About the book
Imani is a beautiful nurse who was kidnapped and brutally assaulted ten years before. This horrific event swore her off men for life. That’s until she’s assigned to care for this insanely handsome coma patient, Marcus Castillo. She thinks about Marcus constantly whether she’s at work or home and cannot stand to be apart from him for too long. When he awakens from his coma, her name is the first and only name he calls for. There starts this ridiculous, loopy love story gone wrong.
A “Watch Your Head, Please” Introduction
This book will give your headache a headache. I warn readers that if you continue with this review, there will be spoilers. I apologize in advance but I just cannot get across to you the steamy pile of mess this is without laying it all out there. And it rather pissed me off and wasted my time. I should have known after reading the hot mess that was Major’s Baby, this was going to be off the rails, but guess I’m just a book masochist. Anyway, let me start with the negatives and then try to end on a positive note.
This book is redundant. So many repetitive passages, and events replayed in different locations. It’s a migraine waiting to explode. It tops off at more than 1,000 pages. Way too much, a serious substantive edit was needed. A lot of words with nothing new to say.
Imani is the quintessential damsel in distress, which is okay in other stories, but not in this one. It makes little to no damn sense. Looking for a female heroine that isn’t a dunce? Well, do not look here. This woman is as loopy as they come. She constantly faints, and constantly excuses emotionally and physically abusive behavior. Marcus is the embodiment of the neo alpha-male trope. There’s nothing romantic about him aside from the superficial. Which we are reminded of to the point of exhaustion. He’s so hot, oh look at his abs, look at his dewy skin, and piercing green eyes! And yet he’s an overbearing, controlling, mentally and physically abusive psycho. Oh and no story like this is incomplete without a mustache twisting villain or two.
The author tries to justify these poor characterizations under the guise of past trauma and a medical condition, and that may have worked if the female lead (Imani) wasn’t so ready and eager to dismiss the lead male character’s actions all the damn time. What we get is scenes like him choking her out and a heartbeat later her jumping into bed and declaring her undying love to him. We’re told she’s in constant fear of him, he drugs and kidnaps her (hello, call back to her past trauma…) and yet she excuses it, as “the other Marcus, not her Marcus” (not a direct quote from the book, but damn close). They spend most of the story in this never-ending cycle of him screaming, yelling, her fainting, him isolating her from her family and friends (she cannot even get up to go to the bathroom without his permission), and physically assaulting her when he blacks out BEFORE and AFTER they have sex. And by sex I mean, all the time, everywhere, even at church. Yes, I love kinky, and would have been thrilled by this taboo type of scene, but in this book, it just came off as ridiculous and gross! Many things just do not make sense!
Aside from that, other things don’t make a lick of sense. Like his supposed bodyguards conveniently always being a day late and dollar short when they’re supposed to be protecting her from him and all the people out to kill him (because on top of everything he’s also a dangerous, murderous mobster). I mean, really? Everyone’s afraid of him, even his own twin sister. People shake and shiver when he’s around, but Imani’s just like…Oh they’re afraid of bad Marcus, not good Marcus? WTH, lady? Are you serious?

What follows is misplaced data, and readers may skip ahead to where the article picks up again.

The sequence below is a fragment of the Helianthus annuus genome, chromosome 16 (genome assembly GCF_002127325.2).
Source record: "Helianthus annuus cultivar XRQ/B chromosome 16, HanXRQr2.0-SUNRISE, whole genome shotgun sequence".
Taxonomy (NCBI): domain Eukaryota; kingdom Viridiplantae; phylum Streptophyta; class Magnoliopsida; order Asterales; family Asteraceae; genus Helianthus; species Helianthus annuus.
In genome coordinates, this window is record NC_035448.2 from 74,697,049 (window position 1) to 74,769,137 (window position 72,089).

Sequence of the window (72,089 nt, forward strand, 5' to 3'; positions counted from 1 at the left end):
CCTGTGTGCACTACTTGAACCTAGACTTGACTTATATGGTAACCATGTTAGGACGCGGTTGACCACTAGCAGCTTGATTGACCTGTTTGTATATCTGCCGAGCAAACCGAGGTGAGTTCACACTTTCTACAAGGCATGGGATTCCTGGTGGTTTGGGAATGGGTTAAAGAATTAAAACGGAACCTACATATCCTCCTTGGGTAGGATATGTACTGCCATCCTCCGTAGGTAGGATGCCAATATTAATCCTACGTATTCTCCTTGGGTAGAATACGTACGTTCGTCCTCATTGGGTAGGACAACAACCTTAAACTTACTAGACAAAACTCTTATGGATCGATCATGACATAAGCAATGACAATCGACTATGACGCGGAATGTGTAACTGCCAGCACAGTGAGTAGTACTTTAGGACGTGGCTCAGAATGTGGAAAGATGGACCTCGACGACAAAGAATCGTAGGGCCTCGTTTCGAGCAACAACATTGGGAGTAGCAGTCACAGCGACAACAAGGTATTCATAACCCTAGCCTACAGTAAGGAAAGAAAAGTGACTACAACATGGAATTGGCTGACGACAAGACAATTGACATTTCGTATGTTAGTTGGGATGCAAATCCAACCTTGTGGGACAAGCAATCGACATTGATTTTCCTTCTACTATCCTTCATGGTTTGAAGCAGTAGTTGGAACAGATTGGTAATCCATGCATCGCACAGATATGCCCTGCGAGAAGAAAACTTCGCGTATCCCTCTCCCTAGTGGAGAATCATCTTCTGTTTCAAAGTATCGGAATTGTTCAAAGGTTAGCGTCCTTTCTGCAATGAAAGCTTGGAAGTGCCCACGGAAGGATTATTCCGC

The copy editing was alright, and aside from what I wrote above and some formatting snafus, it was an easy to read book. Well, easy on the eyes at least.
I could go on but it’s so damn exhausting. Reviewing this book is almost as draining as reading it. Almost. On a positive note, I’ll say this about Emerson Rose, she has the potential foundations of a good story. I like how she gives these mental and emotional conditions to her characters, it offers a new spin on these overused and stale genre romance tales. But she cannot seem to take these ideas and build upon them without falling into the bad habit of stereotypes and typical tropes. In Major’s Baby it was OCD, in Unbroken it’s like a multiple personality disorder brought on by a tumor. But that’s where the compelling aspect of her stories begin and end. She does nothing interesting with these issues. She sacrifices what could be deep, nuanced, and intimate storytelling for the inane, overblown and melodramatic. That’s a double shame.
Two things I would like you to know before I end this review, the first is that I had to wait a full day after eighty-sixing this book before writing a review. Yes, it was that exhausting! The second is that this makes attempt number two with an Emerson Rose book, and like the first time, I stopped, started, and stopped again. But it wasn’t working. Tried once more from 63% to 67% and then threw in the towel. If you remember that this is 1,000 + pages, no one can say I did not try my hardest to hang. My best to those of you that can make it to the end. But Three times a charm? No. Not for me. I will not be going for a third attempt at any of her books. Now hand me an aspirin, asap!
My rating: A lackluster 2.0